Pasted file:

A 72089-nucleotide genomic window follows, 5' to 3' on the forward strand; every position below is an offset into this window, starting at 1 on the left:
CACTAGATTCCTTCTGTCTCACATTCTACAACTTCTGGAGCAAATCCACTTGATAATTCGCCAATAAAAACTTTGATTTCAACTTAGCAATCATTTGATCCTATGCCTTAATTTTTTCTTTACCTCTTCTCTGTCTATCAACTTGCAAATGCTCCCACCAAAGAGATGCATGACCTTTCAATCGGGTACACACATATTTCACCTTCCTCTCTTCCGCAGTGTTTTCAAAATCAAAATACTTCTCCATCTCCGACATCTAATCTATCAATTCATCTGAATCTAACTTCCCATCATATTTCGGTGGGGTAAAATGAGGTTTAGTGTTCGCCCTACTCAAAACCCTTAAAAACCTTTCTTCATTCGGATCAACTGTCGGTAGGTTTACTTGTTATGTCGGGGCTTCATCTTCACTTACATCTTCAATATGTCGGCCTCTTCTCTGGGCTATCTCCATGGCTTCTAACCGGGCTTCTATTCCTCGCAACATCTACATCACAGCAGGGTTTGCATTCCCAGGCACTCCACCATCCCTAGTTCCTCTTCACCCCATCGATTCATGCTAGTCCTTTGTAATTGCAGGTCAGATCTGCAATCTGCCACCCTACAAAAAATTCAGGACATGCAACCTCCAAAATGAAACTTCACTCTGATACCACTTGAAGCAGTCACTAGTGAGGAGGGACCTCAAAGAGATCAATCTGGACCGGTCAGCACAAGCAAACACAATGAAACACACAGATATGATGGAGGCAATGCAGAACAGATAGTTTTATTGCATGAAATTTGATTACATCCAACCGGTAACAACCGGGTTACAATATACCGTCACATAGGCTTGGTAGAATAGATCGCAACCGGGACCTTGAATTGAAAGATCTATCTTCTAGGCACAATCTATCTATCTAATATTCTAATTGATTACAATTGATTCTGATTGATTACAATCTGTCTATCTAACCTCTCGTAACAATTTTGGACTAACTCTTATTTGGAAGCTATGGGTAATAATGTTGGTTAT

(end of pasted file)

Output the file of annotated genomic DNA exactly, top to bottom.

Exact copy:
A 72089-nucleotide genomic window follows, 5' to 3' on the forward strand; every position below is an offset into this window, starting at 1 on the left:
CACTAGATTCCTTCTGTCTCACATTCTACAACTTCTGGAGCAAATCCACTTGATAATTCGCCAATAAAAACTTTGATTTCAACTTAGCAATCATTTGATCCTATGCCTTAATTTTTTCTTTACCTCTTCTCTGTCTATCAACTTGCAAATGCTCCCACCAAAGAGATGCATGACCTTTCAATCGGGTACACACATATTTCACCTTCCTCTCTTCCGCAGTGTTTTCAAAATCAAAATACTTCTCCATCTCCGACATCTAATCTATCAATTCATCTGAATCTAACTTCCCATCATATTTCGGTGGGGTAAAATGAGGTTTAGTGTTCGCCCTACTCAAAACCCTTAAAAACCTTTCTTCATTCGGATCAACTGTCGGTAGGTTTACTTGTTATGTCGGGGCTTCATCTTCACTTACATCTTCAATATGTCGGCCTCTTCTCTGGGCTATCTCCATGGCTTCTAACCGGGCTTCTATTCCTCGCAACATCTACATCACAGCAGGGTTTGCATTCCCAGGCACTCCACCATCCCTAGTTCCTCTTCACCCCATCGATTCATGCTAGTCCTTTGTAATTGCAGGTCAGATCTGCAATCTGCCACCCTACAAAAAATTCAGGACATGCAACCTCCAAAATGAAACTTCACTCTGATACCACTTGAAGCAGTCACTAGTGAGGAGGGACCTCAAAGAGATCAATCTGGACCGGTCAGCACAAGCAAACACAATGAAACACACAGATATGATGGAGGCAATGCAGAACAGATAGTTTTATTGCATGAAATTTGATTACATCCAACCGGTAACAACCGGGTTACAATATACCGTCACATAGGCTTGGTAGAATAGATCGCAACCGGGACCTTGAATTGAAAGATCTATCTTCTAGGCACAATCTATCTATCTAATATTCTAATTGATTACAATTGATTCTGATTGATTACAATCTGTCTATCTAACCTCTCGTAACAATTTTGGACTAACTCTTATTTGGAAGCTATGGGTAATAATGTTGGTTAT